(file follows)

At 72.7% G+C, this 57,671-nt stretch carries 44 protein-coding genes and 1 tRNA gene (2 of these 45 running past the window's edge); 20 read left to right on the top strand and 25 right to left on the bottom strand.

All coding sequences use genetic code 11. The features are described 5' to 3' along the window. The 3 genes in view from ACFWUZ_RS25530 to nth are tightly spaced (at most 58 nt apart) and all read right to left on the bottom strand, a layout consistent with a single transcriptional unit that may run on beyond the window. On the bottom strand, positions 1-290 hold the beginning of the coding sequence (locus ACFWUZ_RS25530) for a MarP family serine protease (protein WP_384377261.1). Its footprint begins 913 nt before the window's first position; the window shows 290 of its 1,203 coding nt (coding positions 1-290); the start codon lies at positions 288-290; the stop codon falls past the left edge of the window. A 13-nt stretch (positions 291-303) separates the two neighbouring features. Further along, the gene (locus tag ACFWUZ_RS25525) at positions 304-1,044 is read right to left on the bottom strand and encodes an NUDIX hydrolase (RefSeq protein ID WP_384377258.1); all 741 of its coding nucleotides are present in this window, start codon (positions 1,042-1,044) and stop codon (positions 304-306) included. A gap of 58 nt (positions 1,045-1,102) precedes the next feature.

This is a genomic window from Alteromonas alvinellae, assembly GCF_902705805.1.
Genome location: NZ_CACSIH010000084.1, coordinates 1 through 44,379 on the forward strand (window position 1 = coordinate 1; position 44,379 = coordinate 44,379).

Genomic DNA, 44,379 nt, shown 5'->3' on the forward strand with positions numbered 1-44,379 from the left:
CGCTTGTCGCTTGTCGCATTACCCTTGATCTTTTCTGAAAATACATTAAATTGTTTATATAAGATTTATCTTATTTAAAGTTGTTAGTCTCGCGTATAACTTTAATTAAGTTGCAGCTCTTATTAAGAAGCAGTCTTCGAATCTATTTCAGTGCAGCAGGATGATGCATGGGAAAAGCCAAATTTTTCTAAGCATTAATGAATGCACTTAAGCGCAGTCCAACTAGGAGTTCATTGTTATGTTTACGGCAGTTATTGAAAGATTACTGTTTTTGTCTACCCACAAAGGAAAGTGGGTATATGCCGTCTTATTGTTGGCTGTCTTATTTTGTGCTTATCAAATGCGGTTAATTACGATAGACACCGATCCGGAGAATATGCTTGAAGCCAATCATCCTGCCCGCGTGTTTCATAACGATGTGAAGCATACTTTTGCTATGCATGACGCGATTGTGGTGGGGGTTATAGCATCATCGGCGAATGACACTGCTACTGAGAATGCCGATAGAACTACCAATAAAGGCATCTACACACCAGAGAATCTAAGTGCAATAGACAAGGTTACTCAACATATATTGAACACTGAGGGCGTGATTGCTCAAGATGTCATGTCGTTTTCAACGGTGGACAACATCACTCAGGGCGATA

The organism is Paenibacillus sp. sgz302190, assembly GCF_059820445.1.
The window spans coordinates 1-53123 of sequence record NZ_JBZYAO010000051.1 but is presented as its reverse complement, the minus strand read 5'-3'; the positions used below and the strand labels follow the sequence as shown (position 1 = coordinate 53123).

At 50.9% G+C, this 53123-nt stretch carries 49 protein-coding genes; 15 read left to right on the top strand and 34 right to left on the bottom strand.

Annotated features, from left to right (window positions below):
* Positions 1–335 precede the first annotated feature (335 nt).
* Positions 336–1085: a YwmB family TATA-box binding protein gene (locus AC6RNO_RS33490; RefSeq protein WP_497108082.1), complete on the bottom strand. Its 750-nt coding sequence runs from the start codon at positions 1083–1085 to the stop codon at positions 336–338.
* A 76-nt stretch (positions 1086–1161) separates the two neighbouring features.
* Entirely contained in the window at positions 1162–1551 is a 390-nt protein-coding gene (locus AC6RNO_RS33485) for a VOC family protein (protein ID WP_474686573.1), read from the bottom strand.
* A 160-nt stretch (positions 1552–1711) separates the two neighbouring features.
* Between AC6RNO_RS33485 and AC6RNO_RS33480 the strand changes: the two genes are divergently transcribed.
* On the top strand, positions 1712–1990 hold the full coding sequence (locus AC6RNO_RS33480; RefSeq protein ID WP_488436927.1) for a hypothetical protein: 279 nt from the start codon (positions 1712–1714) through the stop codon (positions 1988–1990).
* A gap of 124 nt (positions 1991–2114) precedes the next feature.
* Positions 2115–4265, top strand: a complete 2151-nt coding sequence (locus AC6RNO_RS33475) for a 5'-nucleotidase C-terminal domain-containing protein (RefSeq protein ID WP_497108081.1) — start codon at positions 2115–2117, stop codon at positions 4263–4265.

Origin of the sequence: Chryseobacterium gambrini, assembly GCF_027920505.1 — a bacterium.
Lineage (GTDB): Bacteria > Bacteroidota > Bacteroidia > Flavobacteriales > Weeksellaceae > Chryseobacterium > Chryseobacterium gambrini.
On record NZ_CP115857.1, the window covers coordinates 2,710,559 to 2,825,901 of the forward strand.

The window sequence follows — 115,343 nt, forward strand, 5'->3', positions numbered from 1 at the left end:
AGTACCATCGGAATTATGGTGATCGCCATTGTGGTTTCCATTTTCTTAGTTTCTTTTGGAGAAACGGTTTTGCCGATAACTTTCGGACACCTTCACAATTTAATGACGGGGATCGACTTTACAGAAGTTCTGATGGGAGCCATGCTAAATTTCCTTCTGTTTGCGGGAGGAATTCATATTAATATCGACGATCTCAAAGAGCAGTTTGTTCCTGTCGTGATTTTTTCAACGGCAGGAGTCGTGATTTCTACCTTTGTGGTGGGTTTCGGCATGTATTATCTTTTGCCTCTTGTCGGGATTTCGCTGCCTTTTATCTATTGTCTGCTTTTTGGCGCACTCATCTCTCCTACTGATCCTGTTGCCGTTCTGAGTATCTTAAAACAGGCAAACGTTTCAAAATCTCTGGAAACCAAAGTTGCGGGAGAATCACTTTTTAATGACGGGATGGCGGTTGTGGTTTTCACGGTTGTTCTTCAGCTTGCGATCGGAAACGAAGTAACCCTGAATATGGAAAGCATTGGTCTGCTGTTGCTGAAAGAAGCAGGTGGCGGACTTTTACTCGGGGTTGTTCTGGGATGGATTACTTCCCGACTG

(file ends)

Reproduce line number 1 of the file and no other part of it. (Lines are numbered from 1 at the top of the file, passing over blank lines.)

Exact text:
At 72.7% G+C, this 57,671-nt stretch carries 44 protein-coding genes and 1 tRNA gene (2 of these 45 running past the window's edge); 20 read left to right on the top strand and 25 right to left on the bottom strand.